These days the Kasbah no longer appears to shine in its former glory, however we had read that some of the rooms had been renovated to their former state and could easily rival some of the rooms in the Badia Palace in Marrakesh. We wanted to find out for ourselves if this was true and after paying a small entrance fee, entered the mud palace on our own, having declined the “guides” hovering by the entrance gates. Stepping into the maze of dust covered courtyards, we found ourselves lost in the warren of stairs and rooms inside the Glaoui Kasbah. The distinct smell of donkey poo hung in the air in what we assumed was a makeshift stable.
Advancing up a narrow staircase to the top of a tower we only found a locked door. Eventually we entered a tadelact covered hallway, the sun’s rays projecting mesmerizing light effects onto the smooth wall. Deeper into the building on the 2nd floor we finally stumbled onto a door, open to a room, entirely covered in the signature Moroccan azulejo tiles. The wooden coffer ceiling was covered in intricately carved and painted patterns. A skylight provided just enough daylight for us to admire its entire beauty.
Restoration to its Former Glory
Without any doubt, exceptional handicraft must have been in play to restore these chambers to its former glory. The adjoining chambers was just as grand, although much darker but the windows offered impressive views of the village and landscape. The best part of our visit however was that we were completely on our own, no crowds surrounding us, a stark contrast to recent visits of the Alhambra and the sights in Marrakesh. I am sure the Glaoui Kasbah is not always this peaceful, we must have picked a lucky time. Out of all the Kasbahs we would visit during our expeditions in Morocco, this one definitely sticks in our mind as the most interesting and beautiful so a detour here is highly recommended to other travellers exploring the area. Kids will without a doubt love the labyrinth of hallways that meander through the building and the castle like feeling.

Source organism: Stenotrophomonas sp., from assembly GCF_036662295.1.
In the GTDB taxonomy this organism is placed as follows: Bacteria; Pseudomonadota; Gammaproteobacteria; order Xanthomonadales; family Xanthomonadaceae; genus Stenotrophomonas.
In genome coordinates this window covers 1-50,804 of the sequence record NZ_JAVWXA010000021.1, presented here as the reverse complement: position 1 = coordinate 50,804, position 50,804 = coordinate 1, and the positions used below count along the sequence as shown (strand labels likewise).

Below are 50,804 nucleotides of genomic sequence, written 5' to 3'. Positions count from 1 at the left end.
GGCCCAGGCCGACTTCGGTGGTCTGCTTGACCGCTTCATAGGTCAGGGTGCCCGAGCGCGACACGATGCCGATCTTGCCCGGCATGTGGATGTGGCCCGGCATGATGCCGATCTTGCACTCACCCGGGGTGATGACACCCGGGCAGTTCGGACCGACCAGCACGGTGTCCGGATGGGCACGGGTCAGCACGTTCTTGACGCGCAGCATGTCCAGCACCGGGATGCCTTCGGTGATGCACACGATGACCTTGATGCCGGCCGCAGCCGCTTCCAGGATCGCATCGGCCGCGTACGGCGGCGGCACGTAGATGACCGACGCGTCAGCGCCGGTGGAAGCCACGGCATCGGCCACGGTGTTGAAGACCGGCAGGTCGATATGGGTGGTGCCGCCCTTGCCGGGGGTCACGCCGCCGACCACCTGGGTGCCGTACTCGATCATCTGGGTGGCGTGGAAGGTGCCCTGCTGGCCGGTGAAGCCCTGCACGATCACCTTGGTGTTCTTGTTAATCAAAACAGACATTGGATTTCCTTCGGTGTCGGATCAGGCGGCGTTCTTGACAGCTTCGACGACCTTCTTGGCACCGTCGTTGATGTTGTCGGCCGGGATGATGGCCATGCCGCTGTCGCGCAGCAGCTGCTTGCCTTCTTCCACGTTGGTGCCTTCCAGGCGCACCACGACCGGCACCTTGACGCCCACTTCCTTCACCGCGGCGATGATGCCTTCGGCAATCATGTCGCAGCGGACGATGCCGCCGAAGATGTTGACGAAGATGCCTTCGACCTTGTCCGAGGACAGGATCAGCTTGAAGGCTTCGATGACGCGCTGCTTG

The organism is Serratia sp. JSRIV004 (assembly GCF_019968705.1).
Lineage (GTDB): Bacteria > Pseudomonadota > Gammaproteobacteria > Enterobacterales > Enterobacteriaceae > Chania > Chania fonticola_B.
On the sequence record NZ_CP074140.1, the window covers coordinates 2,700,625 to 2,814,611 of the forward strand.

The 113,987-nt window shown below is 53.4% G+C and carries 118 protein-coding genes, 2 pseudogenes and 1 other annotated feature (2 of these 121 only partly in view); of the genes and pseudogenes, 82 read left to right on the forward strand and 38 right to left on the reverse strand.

The Dusty Streets of Telouet
Just as we were heading back down the stairs to the entrance a couple with their guide entered the Kasbah and we returned to reality, the dusty streets of Telouet. Leaving the Kasbah behind we strolled towards the main road, as the first part of our hike would be along parallel to the tarmac road towards Ouarzazate. Crumbling huts, the former slaves quarters surrounded the Kasbah’s grounds and looked almost apocalyptic.
Berber Carpets for Sale
We passed a hotel and some shops and some local kids ran past waving at us. Outside one of the stores we could see the colourful Berber carpets displayed to attract customers, a man approached us but soon turned away realizing we had no interest in buying his wares.
Cool Drink in the Sun
Once we reached the main road, we took seats on the nearby Restaurant Chez Ahmed’s terrace, enjoying a cool drink in the warm winter sun. Fortified we were then ready to set out on our hike through the rainbow mountains of Morocco, more about our walk back to our guest house in the following post.